People who are prone to seeking excitement and acting impulsively may have differences in the structure of their brains, which may also predispose them to substance abuse, a new study has found.
Scientists found that increased impulsivity and sensation-seeking in healthy young adults was linked to distinct differences in their brain structures – the areas involved in decision-making and self-control had a thinner cortex, the brain’s wrinkled outer layer or gray matter.
Researchers from Yale University, Harvard University and Massachusetts General Hospital examined the variability in brain structure among 1,234 males and females aged 18 to 35 with no history of psychiatric disorders or substance dependence.
Using magnetic resonance imaging (MRI), they measured the size of particular regions of the brain for each participant.
The participants also completed questionnaires assessing traits associated with sensation-seeking and impulsivity such as their need for novel and intense experiences, willingness to take risks, and a tendency to make rapid decisions.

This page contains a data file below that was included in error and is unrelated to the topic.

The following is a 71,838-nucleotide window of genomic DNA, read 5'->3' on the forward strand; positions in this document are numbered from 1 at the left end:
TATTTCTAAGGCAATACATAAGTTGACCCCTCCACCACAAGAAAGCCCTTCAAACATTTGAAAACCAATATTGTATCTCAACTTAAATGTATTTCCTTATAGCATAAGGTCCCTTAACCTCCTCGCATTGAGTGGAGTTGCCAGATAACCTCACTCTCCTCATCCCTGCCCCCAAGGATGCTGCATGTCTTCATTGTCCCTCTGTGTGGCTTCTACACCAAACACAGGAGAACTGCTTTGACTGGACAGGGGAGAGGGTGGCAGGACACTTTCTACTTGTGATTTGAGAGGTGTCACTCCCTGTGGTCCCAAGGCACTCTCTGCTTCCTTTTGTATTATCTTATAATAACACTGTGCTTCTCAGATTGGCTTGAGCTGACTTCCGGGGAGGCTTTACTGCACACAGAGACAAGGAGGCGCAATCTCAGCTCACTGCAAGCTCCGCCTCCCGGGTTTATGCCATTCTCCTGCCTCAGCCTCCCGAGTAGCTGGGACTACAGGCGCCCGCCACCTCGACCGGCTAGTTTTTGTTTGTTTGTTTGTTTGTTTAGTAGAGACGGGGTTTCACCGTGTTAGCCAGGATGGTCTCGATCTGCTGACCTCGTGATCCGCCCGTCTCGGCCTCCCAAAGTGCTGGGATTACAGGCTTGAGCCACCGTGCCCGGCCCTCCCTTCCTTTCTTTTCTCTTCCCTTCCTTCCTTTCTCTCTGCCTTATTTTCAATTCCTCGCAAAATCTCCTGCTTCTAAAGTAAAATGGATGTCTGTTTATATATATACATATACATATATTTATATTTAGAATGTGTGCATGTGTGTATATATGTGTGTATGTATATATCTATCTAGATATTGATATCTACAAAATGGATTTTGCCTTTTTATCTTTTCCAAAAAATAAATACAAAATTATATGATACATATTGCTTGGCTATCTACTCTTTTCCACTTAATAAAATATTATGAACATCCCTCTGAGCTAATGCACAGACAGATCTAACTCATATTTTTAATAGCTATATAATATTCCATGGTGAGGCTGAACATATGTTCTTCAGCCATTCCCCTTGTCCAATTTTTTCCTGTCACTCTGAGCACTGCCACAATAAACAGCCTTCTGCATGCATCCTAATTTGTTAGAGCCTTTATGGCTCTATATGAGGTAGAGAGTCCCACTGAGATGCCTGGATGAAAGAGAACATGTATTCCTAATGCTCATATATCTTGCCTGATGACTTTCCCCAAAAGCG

They also reported alcohol, tobacco and caffeine usage.
Researchers found that people who reported seeking high levels of stimulation or excitement had reduced cortical thickness, or gray matter, in brain regions associated with decision making and self-control.
The strongest links occurred in brain areas related to the ability to regulate emotions and behaviour, the anterior cingulate and middle frontal gyrus.
Changes in those brain structures also correlated with participants’ self-reported tendency to act on impulse and with heightened use of alcohol, tobacco, or caffeine.
“The findings allow us to have a better understanding of how normal variation in brain anatomy in the general population might bias both temperamental characteristics and health behaviours, including substance abuse,” said Avram Holmes from Yale University.
The findings were published in The Journal of Neuroscience.